Last year the court decided that Leaseweb had to take down everlasting.nu and hand over the name and address of the owner because the site structurally facilitated copyright infringement, as pointed out by BREIN.
At the time Leaseweb was hosting dozens of torrent sites, including Demonoid, mybittorrent.com, btmon.com, btjunkie.org, seedpeer.com, what.cd and waffles.fm. Although Leaseweb decided to appeal the decision, the torrent sites were no longer welcome, and were asked to find a new ISP.
Yesterday the appeal was denied, as the Amsterdam court again ruled that everlasting.nu was facilitating copyright infringement by allowing their users to download copyrighted content via torrents hosted on their site.
Leaseweb’s defense argued that Everlasting was not facilitating copyright infringement, because the torrent files itself are not copyrighted. However, the judge ruled that this was irrelevant, since the files are an essential part of the download process.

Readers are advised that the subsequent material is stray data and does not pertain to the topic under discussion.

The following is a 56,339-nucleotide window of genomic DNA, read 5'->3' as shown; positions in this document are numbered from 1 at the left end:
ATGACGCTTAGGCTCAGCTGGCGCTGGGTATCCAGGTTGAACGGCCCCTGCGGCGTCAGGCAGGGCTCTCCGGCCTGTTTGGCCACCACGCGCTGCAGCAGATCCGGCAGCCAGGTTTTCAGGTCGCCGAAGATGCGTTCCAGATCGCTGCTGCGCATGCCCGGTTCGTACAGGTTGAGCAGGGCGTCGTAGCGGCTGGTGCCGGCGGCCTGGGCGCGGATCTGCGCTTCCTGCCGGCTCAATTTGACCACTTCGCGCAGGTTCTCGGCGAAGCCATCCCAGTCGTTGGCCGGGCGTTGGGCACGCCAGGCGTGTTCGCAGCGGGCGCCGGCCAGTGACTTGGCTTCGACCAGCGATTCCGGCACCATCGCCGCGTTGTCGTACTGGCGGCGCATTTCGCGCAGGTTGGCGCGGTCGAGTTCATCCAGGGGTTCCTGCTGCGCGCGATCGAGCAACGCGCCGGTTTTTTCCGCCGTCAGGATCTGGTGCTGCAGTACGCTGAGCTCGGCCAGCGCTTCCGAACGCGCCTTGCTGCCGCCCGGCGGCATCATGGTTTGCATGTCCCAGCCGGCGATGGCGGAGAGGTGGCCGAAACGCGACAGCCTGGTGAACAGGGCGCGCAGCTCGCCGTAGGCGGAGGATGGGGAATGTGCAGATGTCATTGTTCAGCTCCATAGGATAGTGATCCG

Leaseweb’s lawyers further argued that the tracker is not necessary for the download process, that the torrents could be mislabeled, and that there are also BitTorrent clients that do not upload (downloading music and movies is legal in the Netherlands), but their arguments did not impress the judge either.
At the moment it is still unclear what this means for future cases, such as the upcoming court case between Mininova and BREIN. In the ruling the court places a lot of emphasis on the tracker, as an essential component of the infringement process. Mininova does not operate a BitTorrent tracker.
It is however very unlikely that Leaseweb will ever host a BitTorrent tracker again. The ISP that once was a safe haven for most torrent sites is most likely done fighting.